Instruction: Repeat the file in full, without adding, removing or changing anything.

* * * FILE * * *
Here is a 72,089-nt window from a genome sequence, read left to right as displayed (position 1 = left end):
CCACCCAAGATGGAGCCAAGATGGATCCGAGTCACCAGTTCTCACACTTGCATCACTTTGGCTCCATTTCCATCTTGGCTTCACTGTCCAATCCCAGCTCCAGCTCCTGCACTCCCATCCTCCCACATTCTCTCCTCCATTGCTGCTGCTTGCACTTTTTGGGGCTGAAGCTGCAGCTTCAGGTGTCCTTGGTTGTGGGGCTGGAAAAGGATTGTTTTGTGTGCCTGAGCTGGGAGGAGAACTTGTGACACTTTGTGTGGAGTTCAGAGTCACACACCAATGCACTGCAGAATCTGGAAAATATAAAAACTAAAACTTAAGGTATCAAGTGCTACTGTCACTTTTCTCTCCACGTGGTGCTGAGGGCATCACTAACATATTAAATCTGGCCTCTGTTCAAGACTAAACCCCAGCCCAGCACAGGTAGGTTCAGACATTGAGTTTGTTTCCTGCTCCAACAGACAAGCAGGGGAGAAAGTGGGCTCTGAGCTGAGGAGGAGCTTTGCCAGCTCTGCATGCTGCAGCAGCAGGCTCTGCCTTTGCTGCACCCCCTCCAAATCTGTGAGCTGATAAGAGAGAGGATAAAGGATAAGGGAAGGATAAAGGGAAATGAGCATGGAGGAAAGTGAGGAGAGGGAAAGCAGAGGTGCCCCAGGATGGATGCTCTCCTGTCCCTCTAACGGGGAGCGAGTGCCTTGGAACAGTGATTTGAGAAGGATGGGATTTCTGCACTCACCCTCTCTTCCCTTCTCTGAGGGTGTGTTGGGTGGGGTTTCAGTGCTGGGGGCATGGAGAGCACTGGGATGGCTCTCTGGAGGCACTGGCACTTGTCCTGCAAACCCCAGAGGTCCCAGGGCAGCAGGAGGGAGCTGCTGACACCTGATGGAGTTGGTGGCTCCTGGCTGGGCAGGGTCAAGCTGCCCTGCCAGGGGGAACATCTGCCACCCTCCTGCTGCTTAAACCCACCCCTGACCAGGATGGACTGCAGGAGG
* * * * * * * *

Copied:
Here is a 72,089-nt window from a genome sequence, read left to right as displayed (position 1 = left end):
CCACCCAAGATGGAGCCAAGATGGATCCGAGTCACCAGTTCTCACACTTGCATCACTTTGGCTCCATTTCCATCTTGGCTTCACTGTCCAATCCCAGCTCCAGCTCCTGCACTCCCATCCTCCCACATTCTCTCCTCCATTGCTGCTGCTTGCACTTTTTGGGGCTGAAGCTGCAGCTTCAGGTGTCCTTGGTTGTGGGGCTGGAAAAGGATTGTTTTGTGTGCCTGAGCTGGGAGGAGAACTTGTGACACTTTGTGTGGAGTTCAGAGTCACACACCAATGCACTGCAGAATCTGGAAAATATAAAAACTAAAACTTAAGGTATCAAGTGCTACTGTCACTTTTCTCTCCACGTGGTGCTGAGGGCATCACTAACATATTAAATCTGGCCTCTGTTCAAGACTAAACCCCAGCCCAGCACAGGTAGGTTCAGACATTGAGTTTGTTTCCTGCTCCAACAGACAAGCAGGGGAGAAAGTGGGCTCTGAGCTGAGGAGGAGCTTTGCCAGCTCTGCATGCTGCAGCAGCAGGCTCTGCCTTTGCTGCACCCCCTCCAAATCTGTGAGCTGATAAGAGAGAGGATAAAGGATAAGGGAAGGATAAAGGGAAATGAGCATGGAGGAAAGTGAGGAGAGGGAAAGCAGAGGTGCCCCAGGATGGATGCTCTCCTGTCCCTCTAACGGGGAGCGAGTGCCTTGGAACAGTGATTTGAGAAGGATGGGATTTCTGCACTCACCCTCTCTTCCCTTCTCTGAGGGTGTGTTGGGTGGGGTTTCAGTGCTGGGGGCATGGAGAGCACTGGGATGGCTCTCTGGAGGCACTGGCACTTGTCCTGCAAACCCCAGAGGTCCCAGGGCAGCAGGAGGGAGCTGCTGACACCTGATGGAGTTGGTGGCTCCTGGCTGGGCAGGGTCAAGCTGCCCTGCCAGGGGGAACATCTGCCACCCTCCTGCTGCTTAAACCCACCCCTGACCAGGATGGACTGCAGGAGG